The FD (Functional Differentiation) model shows how inhomogeneity in the flow results in a spreading of properties along selected parameters, resulting in a polarization of abilities within the population of elements. (Trofimova, 1997a). For example, agents with the ability to accept much resource (big I) and spend it (big O) while realizing many contacts with other agents (big sociability S) more often play the function of conductor (in human life they could be journalists, teachers, clerks, postal workers, cashiers, salespeople). A big output of resources (big O) and small input (small I) characterize the producing and disposing sets of functions, while a big I and small O lead to the "condenser" set of functions (leader, selector, "warehouser", inhibitor, etc).

Such a resource description of the roles that people could play in social life vary not with the absolute value of O, I or S that an agent has, but with the ranking that each has inside the population. For example, the real value for an agent of some parameter O could be average in comparison with other populations, but as almost no other has a larger value within this concrete population, this agent will function according to the type with high O.

Other questions were addressed in the "Adaptation" (Trofimova, Mitin, Potapov., Malinetzky, 1997). This model was based upon these ideas and explored the effect of individual differences upon cooperative behaviour in the world of agents, each of which attempted to minimize the costs associated with processing resources through the formation of links with other agents. As in the "Compatibility" model, the agents were given a set of differences a priori, expressed as a vector of traits. However there were two main differences from that model:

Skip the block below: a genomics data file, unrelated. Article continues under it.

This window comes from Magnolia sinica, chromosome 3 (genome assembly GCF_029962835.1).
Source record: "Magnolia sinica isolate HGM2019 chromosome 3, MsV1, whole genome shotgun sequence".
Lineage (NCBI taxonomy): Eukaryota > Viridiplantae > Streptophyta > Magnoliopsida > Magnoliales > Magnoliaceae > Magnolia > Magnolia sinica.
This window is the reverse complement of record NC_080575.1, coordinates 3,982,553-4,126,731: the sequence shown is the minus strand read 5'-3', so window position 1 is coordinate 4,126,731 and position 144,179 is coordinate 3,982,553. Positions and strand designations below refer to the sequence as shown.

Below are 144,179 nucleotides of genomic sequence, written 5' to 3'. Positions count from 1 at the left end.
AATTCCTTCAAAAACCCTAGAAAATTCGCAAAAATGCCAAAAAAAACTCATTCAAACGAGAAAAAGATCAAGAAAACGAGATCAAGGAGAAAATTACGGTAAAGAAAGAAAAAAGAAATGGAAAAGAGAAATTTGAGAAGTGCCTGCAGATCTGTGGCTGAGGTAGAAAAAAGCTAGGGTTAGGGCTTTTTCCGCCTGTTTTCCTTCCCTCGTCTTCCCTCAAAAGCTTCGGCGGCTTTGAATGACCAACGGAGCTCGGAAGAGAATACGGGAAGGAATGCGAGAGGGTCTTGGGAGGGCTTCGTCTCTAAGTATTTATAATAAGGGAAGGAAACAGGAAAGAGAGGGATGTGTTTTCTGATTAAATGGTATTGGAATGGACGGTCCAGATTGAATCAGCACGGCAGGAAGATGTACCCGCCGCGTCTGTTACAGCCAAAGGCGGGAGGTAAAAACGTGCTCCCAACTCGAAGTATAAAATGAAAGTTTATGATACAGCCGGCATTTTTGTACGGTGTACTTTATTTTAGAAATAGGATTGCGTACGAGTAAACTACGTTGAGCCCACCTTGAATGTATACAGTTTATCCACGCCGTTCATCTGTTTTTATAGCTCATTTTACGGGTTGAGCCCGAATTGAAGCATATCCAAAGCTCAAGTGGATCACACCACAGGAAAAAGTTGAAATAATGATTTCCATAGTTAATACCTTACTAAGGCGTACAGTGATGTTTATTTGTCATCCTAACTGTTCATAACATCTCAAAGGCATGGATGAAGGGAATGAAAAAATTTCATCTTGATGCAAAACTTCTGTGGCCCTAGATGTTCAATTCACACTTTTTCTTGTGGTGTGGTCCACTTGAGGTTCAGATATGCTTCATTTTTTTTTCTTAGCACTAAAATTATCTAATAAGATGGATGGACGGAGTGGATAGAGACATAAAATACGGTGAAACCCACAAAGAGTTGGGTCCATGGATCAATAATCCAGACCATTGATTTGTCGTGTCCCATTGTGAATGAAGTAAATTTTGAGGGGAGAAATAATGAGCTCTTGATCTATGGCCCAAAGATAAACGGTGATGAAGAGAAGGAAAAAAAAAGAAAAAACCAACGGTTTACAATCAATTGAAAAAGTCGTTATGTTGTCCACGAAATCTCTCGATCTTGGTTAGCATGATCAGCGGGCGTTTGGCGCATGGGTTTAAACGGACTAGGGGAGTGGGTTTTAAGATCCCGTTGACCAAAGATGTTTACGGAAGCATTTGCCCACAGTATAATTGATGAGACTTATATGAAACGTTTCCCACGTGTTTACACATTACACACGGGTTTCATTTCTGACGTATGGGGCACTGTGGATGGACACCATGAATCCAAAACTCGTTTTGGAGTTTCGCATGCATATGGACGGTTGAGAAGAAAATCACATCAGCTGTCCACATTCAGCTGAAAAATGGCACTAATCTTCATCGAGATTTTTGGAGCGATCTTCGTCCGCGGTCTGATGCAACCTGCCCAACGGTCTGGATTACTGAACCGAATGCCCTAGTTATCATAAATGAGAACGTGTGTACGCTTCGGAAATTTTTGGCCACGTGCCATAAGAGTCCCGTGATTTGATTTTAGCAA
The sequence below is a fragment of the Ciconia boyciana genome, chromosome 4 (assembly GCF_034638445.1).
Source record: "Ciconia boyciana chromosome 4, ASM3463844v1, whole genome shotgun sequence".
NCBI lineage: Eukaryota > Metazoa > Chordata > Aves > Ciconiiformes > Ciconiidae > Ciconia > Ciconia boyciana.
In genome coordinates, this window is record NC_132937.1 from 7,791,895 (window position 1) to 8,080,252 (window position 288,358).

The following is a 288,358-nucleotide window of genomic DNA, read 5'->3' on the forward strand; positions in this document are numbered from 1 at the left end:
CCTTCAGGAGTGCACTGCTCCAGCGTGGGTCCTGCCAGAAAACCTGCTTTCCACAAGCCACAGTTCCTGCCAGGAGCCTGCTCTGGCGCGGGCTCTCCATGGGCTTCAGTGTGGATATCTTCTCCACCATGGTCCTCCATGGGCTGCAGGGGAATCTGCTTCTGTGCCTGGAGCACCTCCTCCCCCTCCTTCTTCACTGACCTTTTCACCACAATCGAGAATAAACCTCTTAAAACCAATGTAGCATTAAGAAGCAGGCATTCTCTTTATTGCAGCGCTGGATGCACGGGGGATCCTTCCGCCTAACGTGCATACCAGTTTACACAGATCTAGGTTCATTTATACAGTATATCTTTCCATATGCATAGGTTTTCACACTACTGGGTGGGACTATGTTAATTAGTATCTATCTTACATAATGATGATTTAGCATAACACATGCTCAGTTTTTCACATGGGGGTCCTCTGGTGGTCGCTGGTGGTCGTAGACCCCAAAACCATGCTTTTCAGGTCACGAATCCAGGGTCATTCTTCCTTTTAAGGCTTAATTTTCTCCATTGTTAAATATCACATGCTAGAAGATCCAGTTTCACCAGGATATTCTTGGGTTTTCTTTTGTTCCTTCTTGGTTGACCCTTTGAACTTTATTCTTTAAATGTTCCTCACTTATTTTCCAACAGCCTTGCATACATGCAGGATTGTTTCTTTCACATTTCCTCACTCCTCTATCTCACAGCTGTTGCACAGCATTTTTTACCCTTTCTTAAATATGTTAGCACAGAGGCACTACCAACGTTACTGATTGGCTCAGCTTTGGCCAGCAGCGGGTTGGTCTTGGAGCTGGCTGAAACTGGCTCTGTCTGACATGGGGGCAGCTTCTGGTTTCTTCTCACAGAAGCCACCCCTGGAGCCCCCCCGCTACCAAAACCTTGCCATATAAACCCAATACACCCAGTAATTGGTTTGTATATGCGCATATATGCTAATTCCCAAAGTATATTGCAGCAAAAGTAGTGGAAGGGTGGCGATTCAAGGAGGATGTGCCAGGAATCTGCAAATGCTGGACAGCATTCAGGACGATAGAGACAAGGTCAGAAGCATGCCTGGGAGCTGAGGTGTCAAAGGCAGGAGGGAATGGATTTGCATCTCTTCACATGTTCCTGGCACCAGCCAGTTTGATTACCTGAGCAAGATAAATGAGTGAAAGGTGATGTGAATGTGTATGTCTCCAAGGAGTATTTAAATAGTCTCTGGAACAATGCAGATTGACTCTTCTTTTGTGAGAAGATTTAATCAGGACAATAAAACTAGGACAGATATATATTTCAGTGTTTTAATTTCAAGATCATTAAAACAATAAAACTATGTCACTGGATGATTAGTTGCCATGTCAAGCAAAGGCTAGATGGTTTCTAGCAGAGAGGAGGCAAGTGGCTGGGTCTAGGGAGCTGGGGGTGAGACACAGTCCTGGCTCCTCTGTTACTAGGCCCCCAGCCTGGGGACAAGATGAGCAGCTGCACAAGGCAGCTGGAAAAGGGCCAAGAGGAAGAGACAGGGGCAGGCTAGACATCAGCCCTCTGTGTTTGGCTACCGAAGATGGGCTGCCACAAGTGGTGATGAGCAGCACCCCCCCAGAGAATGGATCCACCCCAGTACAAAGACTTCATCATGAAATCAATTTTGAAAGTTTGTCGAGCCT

1. the individual differences of agents were not abstract traits, but the characteristics of output resource (limit of O; percentage of O derived from the residual of an agent);
  2. an agent could change its configuration and become closer to the "average individuality". Each agent attempted to minimize its costs depending upon the degree of similarity in type between itself and those agents with whom it had forged links.

The system was allowed to evolve to stationarity, as every agent could change its behavior. For behavior which was closer to the others, an agent received additional resource, and this, to our mind should lead to complete conformity for all populations. It was conjectured that the system should evolve towards a fixed point attractor, i.e. homogeneity of population, in which all agents have minimized their costs to the same degree. Surprisingly, it appeared that small regions or cluster of cells would persist in which these attributes would continue to fluctuate in a chaotic or possibly periodic manner. In other words, the system was frustrated, indicating symmetry breaking. Thus, even for such a simple model, individual differences persist even in the face of similarity among the majority of the population. This raises a deep question as to whether individual differences are a dynamical necessity.